Hi Team Nigella. I've tried numerous times to make Nigella's Hokey Pokey (from Nigella Express, p281) but it never seems to harden and crispen upon cooling. It always stays soft and gooey even though I follow the recipe to the letter. Yesterday I did some research on this recipe and found that I am far from alone. Apparently, the honeycomb will work if you reduce the amount of golden syrup to 2tbsp (instead of 4tbsp) and increase the bicarb of soda to a heaped tbsp (instead of 1 1/2 tsp). I tried it and it did work but I had horrible burping for hours afterwards! I suspect it's because I used too much bicarb, yet it's the only thing that seems to have worked for me. Any help?
I've tried making your Hokey Pokey recipe and the Honeycomb didn't set hard, is it because I didn't cook it long enough? Shireeg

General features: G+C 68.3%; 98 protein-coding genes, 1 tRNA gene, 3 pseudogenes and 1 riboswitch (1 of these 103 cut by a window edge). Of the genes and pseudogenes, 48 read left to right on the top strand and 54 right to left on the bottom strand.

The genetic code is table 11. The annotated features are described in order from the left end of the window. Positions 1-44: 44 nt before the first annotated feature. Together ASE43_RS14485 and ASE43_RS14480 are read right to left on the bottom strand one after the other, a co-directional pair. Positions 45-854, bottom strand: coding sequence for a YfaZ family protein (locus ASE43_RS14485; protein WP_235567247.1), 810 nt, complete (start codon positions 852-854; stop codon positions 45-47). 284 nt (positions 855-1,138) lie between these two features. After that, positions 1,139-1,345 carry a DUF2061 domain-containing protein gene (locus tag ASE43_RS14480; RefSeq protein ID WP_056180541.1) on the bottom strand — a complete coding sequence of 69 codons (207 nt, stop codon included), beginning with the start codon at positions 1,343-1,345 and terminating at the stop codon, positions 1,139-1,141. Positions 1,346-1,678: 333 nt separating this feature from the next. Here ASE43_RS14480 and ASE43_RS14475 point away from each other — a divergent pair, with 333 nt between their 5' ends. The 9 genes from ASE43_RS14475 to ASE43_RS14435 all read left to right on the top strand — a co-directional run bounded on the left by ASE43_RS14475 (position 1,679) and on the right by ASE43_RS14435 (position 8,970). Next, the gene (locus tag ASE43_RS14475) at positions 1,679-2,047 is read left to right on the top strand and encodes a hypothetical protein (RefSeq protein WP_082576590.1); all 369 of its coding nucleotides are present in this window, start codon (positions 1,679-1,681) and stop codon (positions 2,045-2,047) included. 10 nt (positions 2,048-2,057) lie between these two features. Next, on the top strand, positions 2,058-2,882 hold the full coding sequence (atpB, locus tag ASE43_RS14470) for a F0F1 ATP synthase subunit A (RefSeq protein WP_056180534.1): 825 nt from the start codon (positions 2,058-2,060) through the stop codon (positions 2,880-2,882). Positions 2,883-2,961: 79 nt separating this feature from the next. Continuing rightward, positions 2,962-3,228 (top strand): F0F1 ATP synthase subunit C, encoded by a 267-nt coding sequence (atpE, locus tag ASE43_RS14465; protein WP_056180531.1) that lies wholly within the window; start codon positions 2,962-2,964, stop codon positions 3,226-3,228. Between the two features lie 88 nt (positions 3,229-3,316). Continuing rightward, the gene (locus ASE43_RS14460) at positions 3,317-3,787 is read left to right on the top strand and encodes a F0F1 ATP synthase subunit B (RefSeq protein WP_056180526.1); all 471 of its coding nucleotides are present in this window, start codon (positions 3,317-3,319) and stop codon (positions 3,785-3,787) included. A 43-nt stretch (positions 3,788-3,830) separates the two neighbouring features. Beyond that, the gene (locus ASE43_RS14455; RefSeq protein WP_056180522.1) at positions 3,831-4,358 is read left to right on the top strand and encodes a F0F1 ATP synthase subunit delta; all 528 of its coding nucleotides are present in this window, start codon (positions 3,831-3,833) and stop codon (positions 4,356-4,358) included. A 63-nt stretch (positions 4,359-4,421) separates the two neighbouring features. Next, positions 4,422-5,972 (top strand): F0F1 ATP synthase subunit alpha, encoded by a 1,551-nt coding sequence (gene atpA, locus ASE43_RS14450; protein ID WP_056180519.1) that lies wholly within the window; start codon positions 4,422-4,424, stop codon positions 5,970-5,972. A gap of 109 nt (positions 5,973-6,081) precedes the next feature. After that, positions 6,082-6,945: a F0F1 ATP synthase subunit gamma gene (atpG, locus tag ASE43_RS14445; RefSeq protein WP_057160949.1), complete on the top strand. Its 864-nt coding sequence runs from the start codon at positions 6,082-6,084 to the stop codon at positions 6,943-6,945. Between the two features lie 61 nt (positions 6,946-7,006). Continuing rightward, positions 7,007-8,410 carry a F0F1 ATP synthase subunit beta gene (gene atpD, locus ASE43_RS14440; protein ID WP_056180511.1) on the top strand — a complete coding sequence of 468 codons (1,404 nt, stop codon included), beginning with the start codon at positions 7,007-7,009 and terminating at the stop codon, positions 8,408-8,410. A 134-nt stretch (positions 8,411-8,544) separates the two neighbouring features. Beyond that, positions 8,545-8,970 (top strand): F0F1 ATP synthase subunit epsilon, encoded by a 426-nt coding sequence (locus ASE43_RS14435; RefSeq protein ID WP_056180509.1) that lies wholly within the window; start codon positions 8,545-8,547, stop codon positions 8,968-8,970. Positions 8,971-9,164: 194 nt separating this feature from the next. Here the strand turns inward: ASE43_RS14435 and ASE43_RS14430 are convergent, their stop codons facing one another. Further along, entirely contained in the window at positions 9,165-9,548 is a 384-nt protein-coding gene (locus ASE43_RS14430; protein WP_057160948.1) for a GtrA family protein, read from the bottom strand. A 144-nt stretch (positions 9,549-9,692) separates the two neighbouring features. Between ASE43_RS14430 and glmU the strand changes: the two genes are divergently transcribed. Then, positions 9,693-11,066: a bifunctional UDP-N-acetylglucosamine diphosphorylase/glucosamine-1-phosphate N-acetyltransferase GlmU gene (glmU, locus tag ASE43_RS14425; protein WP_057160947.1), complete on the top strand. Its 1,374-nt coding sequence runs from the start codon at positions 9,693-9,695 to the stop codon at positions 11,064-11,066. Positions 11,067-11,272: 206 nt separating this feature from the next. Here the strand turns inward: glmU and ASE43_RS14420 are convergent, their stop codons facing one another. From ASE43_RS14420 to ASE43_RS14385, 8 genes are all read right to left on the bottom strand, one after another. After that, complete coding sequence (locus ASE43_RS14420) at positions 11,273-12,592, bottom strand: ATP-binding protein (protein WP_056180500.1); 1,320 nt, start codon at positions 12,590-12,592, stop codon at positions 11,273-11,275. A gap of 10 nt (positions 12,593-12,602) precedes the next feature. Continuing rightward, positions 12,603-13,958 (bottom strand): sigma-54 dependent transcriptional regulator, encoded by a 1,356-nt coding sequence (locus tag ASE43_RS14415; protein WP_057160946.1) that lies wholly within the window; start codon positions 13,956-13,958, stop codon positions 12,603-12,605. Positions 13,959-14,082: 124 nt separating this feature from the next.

For Hokey Pokey the crispness will mainly be dictated by the cooking time, but the golden syrup is there to make sure that it stays slightly soft as the invert sugar in golden syrup will stop the honeycomb from becoming too brittle. The boiling time will also be affected by the size of saucepan used, a pan with a larger diameter will take less time to boil to the correct consistency than a smaller pan. If you are in a humid environment then it may also be more difficult to get the honeycomb to set.
The bicarbonate of soda is used to aerate the mixture but we don't think that increasing it is particularly necessary and larger quantities will leave a bitter taste. It is fine to reduce the golden syrup from 4 tablespoons to 2 tablespoons. Make sure that the sugar has fully dissolved before boiling the mixture and swirl the ingredients in the pan rather than stirring them. Once the mixture is boiling make sure that it turns a few shades darker (to a maple syrup colour) before removing it from the heat - again you can swirl the pan once or twice if you feel that the outside of the mixture is becoming too dark while the inside is still a paler gold. After adding the bicarbonate of soda try to set the honeycomb in a cool, dry place.
You could also try Nigella's Peanut Brittle With Art and Soup from Christmas (p24) and see out tips for making this in the Kitchen Queries archive.